Polina Anikeeva explores ways to make neural probes that are compatible with delicate biological tissues.
Polina Anikeeva was born in Leningrad, USSR, but grew up in St. Petersburg, Russia; the city’s name reverted to its original form after the fall of the Soviet Union. While in school there, she encountered two inspiring scientists who helped propel her toward a career at MIT, where she now develops cutting-edge materials to help researchers probe the mysteries of the brain.
Anikeeva’s parents are both engineers, and she became interested very early on in figuring out how to make things that hadn’t been made before. She has pursued that passion through all her work — as the Class of 1942 Associate Professor in Materials Science and Engineering and in her other activities. She has been an active climber and runner (she ran her third Boston Marathon last year), and as an avid artist she occasionally creates paintings to illustrate her scientific research or help her students visualize scientific concepts.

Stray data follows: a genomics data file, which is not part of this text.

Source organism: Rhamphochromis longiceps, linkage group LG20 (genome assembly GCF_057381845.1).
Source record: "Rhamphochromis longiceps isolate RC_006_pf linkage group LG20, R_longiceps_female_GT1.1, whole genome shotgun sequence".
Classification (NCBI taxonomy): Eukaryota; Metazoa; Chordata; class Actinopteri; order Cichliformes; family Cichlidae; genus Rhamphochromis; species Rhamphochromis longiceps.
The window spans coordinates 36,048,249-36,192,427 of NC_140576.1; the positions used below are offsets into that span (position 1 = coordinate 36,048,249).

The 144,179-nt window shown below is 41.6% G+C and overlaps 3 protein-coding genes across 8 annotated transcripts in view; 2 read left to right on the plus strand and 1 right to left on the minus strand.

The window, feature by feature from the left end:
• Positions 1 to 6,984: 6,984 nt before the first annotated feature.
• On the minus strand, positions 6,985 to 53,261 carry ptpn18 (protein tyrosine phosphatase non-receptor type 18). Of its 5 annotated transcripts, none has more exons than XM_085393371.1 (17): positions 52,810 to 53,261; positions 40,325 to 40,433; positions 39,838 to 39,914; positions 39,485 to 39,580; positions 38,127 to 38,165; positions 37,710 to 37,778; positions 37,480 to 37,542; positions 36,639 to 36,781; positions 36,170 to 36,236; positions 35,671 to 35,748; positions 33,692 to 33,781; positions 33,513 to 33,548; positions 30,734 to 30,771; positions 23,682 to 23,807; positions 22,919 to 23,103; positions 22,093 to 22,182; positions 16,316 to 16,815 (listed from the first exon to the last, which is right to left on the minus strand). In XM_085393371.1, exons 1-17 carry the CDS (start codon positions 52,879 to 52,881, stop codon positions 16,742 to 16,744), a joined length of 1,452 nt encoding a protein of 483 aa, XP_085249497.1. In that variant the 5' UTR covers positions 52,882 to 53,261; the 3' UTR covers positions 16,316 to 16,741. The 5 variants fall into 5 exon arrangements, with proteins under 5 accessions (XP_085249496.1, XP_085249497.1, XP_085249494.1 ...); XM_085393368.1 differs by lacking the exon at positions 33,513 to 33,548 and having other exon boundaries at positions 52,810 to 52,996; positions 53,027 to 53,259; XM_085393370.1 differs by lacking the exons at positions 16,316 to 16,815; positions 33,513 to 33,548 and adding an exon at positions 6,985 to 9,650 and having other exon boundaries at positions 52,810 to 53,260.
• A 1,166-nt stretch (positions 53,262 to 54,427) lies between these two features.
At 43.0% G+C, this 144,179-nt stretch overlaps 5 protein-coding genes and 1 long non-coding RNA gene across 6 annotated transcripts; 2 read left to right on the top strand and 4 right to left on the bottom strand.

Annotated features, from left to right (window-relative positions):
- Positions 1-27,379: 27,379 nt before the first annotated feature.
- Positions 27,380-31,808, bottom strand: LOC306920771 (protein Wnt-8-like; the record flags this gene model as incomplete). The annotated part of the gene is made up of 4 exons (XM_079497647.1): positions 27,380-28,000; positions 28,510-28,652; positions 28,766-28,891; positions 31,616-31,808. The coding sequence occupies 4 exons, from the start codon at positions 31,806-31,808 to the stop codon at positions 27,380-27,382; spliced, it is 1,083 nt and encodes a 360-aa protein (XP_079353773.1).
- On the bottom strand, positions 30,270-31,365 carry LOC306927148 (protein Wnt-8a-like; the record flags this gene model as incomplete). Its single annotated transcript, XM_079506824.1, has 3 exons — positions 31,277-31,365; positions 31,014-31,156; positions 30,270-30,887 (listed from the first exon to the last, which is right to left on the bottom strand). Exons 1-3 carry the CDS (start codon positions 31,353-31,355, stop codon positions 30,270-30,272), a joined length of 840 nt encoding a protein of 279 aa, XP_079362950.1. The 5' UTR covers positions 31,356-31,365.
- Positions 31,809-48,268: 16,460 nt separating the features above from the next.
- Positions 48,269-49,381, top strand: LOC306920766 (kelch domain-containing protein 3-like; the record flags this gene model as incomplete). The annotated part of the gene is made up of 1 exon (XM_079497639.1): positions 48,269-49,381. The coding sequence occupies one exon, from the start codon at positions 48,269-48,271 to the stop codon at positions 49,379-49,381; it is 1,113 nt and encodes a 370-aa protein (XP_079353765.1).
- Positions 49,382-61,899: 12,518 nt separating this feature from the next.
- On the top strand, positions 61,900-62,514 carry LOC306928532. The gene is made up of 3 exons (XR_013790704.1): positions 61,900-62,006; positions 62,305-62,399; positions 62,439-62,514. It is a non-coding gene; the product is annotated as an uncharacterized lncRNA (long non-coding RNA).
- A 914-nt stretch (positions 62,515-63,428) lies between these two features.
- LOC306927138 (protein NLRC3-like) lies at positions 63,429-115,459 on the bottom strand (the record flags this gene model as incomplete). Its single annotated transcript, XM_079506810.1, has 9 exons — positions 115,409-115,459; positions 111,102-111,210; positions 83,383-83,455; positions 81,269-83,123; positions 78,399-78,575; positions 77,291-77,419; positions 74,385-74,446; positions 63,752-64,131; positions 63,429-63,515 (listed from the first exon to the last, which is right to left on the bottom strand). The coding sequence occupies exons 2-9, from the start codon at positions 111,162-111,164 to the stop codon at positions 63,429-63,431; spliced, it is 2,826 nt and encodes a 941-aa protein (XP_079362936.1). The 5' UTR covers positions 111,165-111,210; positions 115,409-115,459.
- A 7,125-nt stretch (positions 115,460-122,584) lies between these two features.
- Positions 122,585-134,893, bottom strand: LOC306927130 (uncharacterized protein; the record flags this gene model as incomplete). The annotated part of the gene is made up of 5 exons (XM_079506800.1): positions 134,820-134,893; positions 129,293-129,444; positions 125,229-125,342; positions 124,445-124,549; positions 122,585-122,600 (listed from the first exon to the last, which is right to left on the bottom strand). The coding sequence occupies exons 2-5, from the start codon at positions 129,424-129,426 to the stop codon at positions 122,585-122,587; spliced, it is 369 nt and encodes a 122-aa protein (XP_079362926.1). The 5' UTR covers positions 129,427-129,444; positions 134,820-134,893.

One of her earliest influences, she says, was Mikhail Georgievich Ivanov, the founder of a small math and science magnet school she attended in St. Petersburg, and her physics teacher there. “He was just a brilliant physics teacher and educated a lot of scientists who are now scattered across the world. He was a scientist himself and had worked in a research lab. But then he realized that his real passion and talent was educating kids,” she recalls.
Read more: Seeking materials that match the brain
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